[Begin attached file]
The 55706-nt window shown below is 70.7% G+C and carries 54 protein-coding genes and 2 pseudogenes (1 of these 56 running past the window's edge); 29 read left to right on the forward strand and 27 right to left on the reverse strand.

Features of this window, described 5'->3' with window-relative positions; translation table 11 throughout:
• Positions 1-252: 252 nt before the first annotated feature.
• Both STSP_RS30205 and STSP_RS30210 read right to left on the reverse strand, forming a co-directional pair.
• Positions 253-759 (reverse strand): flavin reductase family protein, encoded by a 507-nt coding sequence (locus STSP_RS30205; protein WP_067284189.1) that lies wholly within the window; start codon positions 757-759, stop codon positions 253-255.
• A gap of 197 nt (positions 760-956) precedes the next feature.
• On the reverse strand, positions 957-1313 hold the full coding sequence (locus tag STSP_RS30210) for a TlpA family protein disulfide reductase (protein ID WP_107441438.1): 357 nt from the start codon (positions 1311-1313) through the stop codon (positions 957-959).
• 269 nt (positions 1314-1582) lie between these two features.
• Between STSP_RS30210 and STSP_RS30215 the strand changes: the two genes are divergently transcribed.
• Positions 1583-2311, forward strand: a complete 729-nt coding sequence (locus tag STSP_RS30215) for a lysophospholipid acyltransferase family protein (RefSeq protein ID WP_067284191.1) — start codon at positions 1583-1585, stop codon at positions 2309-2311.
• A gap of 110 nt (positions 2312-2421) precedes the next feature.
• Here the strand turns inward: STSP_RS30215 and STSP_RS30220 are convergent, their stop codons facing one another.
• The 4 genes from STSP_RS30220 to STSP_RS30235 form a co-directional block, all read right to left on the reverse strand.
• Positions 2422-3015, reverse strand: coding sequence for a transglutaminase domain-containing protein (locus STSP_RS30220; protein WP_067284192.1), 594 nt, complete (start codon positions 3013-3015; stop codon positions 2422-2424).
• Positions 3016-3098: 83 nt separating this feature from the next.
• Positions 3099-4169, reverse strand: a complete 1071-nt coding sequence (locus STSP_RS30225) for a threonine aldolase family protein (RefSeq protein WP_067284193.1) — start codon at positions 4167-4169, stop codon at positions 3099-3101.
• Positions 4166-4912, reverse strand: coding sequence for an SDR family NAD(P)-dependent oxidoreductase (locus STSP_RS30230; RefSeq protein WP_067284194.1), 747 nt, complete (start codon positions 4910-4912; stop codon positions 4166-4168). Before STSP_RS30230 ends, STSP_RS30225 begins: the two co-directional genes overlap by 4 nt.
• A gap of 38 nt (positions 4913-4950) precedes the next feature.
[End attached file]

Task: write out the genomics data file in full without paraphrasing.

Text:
The 55706-nt window shown below is 70.7% G+C and carries 54 protein-coding genes and 2 pseudogenes (1 of these 56 running past the window's edge); 29 read left to right on the forward strand and 27 right to left on the reverse strand.

Features of this window, described 5'->3' with window-relative positions; translation table 11 throughout:
• Positions 1-252: 252 nt before the first annotated feature.
• Both STSP_RS30205 and STSP_RS30210 read right to left on the reverse strand, forming a co-directional pair.
• Positions 253-759 (reverse strand): flavin reductase family protein, encoded by a 507-nt coding sequence (locus STSP_RS30205; protein WP_067284189.1) that lies wholly within the window; start codon positions 757-759, stop codon positions 253-255.
• A gap of 197 nt (positions 760-956) precedes the next feature.
• On the reverse strand, positions 957-1313 hold the full coding sequence (locus tag STSP_RS30210) for a TlpA family protein disulfide reductase (protein ID WP_107441438.1): 357 nt from the start codon (positions 1311-1313) through the stop codon (positions 957-959).
• 269 nt (positions 1314-1582) lie between these two features.
• Between STSP_RS30210 and STSP_RS30215 the strand changes: the two genes are divergently transcribed.
• Positions 1583-2311, forward strand: a complete 729-nt coding sequence (locus tag STSP_RS30215) for a lysophospholipid acyltransferase family protein (RefSeq protein ID WP_067284191.1) — start codon at positions 1583-1585, stop codon at positions 2309-2311.
• A gap of 110 nt (positions 2312-2421) precedes the next feature.
• Here the strand turns inward: STSP_RS30215 and STSP_RS30220 are convergent, their stop codons facing one another.
• The 4 genes from STSP_RS30220 to STSP_RS30235 form a co-directional block, all read right to left on the reverse strand.
• Positions 2422-3015, reverse strand: coding sequence for a transglutaminase domain-containing protein (locus STSP_RS30220; protein WP_067284192.1), 594 nt, complete (start codon positions 3013-3015; stop codon positions 2422-2424).
• Positions 3016-3098: 83 nt separating this feature from the next.
• Positions 3099-4169, reverse strand: a complete 1071-nt coding sequence (locus STSP_RS30225) for a threonine aldolase family protein (RefSeq protein WP_067284193.1) — start codon at positions 4167-4169, stop codon at positions 3099-3101.
• Positions 4166-4912, reverse strand: coding sequence for an SDR family NAD(P)-dependent oxidoreductase (locus STSP_RS30230; RefSeq protein WP_067284194.1), 747 nt, complete (start codon positions 4910-4912; stop codon positions 4166-4168). Before STSP_RS30230 ends, STSP_RS30225 begins: the two co-directional genes overlap by 4 nt.
• A gap of 38 nt (positions 4913-4950) precedes the next feature.